According to a scholium at Aristophanes' Frogs 1028, Hiero of Syracuse at some point invited Aeschylus to reproduce The Persians in Sicily.
Seventy years after the play was produced, the comic playwright Aristophanes mentions an apparent Athenian reproduction of The Persians in his Frogs (405 BCE). In it, he has Aeschylus describe The Persians as "an effective sermon on the will to win. Best thing I ever wrote"; while Dionysus says that he "loved that bit where they sang about the days of the great Darius, and the chorus went like this with their hands and cried 'Wah! Wah!'" (1026–28).
The Persians was popular in the Roman Empire and Byzantine Empire, who also fought wars with the Persians, and its popularity has endured in modern Greece. According to Anthony Podlecki, during a production at Athens in 1965 the audience "rose to its feet en masse and interrupted the actors' dialogue with cheers."
The American Peter Sellars directed an important production of The Persians at the Edinburgh Festival and Los Angeles Festival in 1993, which articulated the play as a response to the Gulf War of 1990–1991. The production was in a new translation by Robert Auletta. It opened at the Royal Lyceum Theatre on 16 August 1993. Hamza El Din composed and performed its music, with additional music by Ben Halley Jr. and sound design by Bruce Odland and Sam Auinger. Dunya Ramicova designed the costumes and James F. Ingalls the lighting. Cordelia Gonzalez played Atossa, Howie Seago the Ghost of Darius, and John Ortiz played Xerxes. The Chorus was performed by Ben Halley Jr, Joseph Haj, and Martinus Miroto.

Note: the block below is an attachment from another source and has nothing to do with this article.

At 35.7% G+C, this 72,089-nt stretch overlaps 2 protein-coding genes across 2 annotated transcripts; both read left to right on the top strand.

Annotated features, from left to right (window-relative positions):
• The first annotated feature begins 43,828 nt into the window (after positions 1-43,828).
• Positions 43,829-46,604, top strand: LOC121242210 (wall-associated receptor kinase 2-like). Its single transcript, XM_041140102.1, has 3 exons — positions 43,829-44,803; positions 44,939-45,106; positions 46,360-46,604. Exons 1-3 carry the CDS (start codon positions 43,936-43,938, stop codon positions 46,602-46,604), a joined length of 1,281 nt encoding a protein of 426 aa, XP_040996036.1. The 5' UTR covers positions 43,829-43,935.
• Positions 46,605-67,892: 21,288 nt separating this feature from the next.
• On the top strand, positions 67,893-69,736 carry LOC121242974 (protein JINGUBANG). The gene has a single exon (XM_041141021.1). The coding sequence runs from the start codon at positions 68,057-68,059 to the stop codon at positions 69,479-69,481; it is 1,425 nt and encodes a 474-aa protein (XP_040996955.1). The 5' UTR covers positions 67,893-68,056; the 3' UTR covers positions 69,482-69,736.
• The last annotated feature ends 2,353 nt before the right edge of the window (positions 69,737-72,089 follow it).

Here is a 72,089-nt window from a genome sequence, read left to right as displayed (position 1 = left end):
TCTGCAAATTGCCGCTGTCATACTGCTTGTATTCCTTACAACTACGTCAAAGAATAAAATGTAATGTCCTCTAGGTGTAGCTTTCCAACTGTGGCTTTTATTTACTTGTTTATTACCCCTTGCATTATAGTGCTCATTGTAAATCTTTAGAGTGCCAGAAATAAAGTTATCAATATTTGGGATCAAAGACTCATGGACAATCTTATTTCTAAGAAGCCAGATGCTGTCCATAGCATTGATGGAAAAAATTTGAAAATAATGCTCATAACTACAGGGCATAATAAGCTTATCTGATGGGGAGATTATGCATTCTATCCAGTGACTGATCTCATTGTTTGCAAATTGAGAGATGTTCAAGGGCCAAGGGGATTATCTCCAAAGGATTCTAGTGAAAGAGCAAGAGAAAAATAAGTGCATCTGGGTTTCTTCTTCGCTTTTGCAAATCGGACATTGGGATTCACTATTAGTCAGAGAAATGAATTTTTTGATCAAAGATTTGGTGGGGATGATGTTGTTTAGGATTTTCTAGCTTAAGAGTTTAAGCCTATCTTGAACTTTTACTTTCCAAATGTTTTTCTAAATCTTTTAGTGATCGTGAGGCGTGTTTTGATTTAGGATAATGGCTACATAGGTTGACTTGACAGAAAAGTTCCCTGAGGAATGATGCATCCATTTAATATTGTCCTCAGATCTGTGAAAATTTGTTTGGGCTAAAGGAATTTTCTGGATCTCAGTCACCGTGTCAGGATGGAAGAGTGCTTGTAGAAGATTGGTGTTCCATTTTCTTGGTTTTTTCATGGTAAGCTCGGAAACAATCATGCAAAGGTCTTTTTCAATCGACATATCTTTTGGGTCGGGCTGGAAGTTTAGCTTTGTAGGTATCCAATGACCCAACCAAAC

Ellen McLaughlin translated Persians in 2003 for Tony Randall's National Actors Theatre in New York as a response to George Bush's invasion of Iraq. The production starred Len Cariou as Darius.
A 2010 translation by Aaron Poochigian  included for the first time the detailed notes for choral odes that Aeschylus himself created, which directed lines to be spoken by specific parts of the chorus (strophe and antistrophe). Using Poochigian's edition, which includes theatrical notes and stage directions, "Persians" was presented in a staged read-through as part of New York's WorkShop Theater Company's Spring 2011 one-act festival "They That Have Borne the Battle."
Also in 2010, Kaite O'Reilly's award-winning translation was produced on Sennybridge Training Area (a military range in the Brecon Beacons) by National Theatre Wales. Audiences valued the way this production required them to shift their attention between the spectacular landscape surrounding them, the particular history of the area, and the modern adaptation of the ancient Greek text performed onstage. The work went on to win O'Reilly the Ted Hughes Award for New Work in Poetry, presented by the Poet Laureate Carole, Ann Duffy.